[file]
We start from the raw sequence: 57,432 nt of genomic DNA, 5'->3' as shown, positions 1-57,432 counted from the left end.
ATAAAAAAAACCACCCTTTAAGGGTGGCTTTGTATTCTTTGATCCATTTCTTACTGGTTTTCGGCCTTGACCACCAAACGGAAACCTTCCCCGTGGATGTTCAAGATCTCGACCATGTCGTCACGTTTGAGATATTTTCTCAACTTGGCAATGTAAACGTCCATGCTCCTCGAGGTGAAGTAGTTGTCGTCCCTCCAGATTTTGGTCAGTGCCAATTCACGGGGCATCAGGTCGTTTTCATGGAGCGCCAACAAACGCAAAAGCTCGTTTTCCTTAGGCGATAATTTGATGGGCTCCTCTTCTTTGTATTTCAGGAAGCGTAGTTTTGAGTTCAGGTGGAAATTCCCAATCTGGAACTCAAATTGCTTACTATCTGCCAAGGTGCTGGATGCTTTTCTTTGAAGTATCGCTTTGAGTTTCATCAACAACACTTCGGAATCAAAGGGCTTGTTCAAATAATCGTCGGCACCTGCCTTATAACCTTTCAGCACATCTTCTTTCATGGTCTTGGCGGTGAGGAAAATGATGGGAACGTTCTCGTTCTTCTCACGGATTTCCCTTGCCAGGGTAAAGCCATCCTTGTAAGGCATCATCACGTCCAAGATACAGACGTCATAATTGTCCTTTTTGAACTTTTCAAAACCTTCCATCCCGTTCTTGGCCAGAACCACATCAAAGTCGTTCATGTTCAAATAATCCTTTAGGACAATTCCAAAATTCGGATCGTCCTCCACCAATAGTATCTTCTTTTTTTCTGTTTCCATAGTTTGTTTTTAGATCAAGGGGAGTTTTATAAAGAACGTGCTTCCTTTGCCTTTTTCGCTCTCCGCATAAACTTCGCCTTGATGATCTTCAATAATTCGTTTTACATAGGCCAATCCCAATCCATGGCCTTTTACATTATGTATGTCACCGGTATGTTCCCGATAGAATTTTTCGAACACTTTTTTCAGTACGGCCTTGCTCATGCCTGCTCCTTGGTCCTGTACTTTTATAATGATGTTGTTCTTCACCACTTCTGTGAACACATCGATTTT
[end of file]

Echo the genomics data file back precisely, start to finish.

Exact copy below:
We start from the raw sequence: 57,432 nt of genomic DNA, 5'->3' as shown, positions 1-57,432 counted from the left end.
ATAAAAAAAACCACCCTTTAAGGGTGGCTTTGTATTCTTTGATCCATTTCTTACTGGTTTTCGGCCTTGACCACCAAACGGAAACCTTCCCCGTGGATGTTCAAGATCTCGACCATGTCGTCACGTTTGAGATATTTTCTCAACTTGGCAATGTAAACGTCCATGCTCCTCGAGGTGAAGTAGTTGTCGTCCCTCCAGATTTTGGTCAGTGCCAATTCACGGGGCATCAGGTCGTTTTCATGGAGCGCCAACAAACGCAAAAGCTCGTTTTCCTTAGGCGATAATTTGATGGGCTCCTCTTCTTTGTATTTCAGGAAGCGTAGTTTTGAGTTCAGGTGGAAATTCCCAATCTGGAACTCAAATTGCTTACTATCTGCCAAGGTGCTGGATGCTTTTCTTTGAAGTATCGCTTTGAGTTTCATCAACAACACTTCGGAATCAAAGGGCTTGTTCAAATAATCGTCGGCACCTGCCTTATAACCTTTCAGCACATCTTCTTTCATGGTCTTGGCGGTGAGGAAAATGATGGGAACGTTCTCGTTCTTCTCACGGATTTCCCTTGCCAGGGTAAAGCCATCCTTGTAAGGCATCATCACGTCCAAGATACAGACGTCATAATTGTCCTTTTTGAACTTTTCAAAACCTTCCATCCCGTTCTTGGCCAGAACCACATCAAAGTCGTTCATGTTCAAATAATCCTTTAGGACAATTCCAAAATTCGGATCGTCCTCCACCAATAGTATCTTCTTTTTTTCTGTTTCCATAGTTTGTTTTTAGATCAAGGGGAGTTTTATAAAGAACGTGCTTCCTTTGCCTTTTTCGCTCTCCGCATAAACTTCGCCTTGATGATCTTCAATAATTCGTTTTACATAGGCCAATCCCAATCCATGGCCTTTTACATTATGTATGTCACCGGTATGTTCCCGATAGAATTTTTCGAACACTTTTTTCAGTACGGCCTTGCTCATGCCTGCTCCTTGGTCCTGTACTTTTATAATGATGTTGTTCTTCACCACTTCTGTGAACACATCGATTTT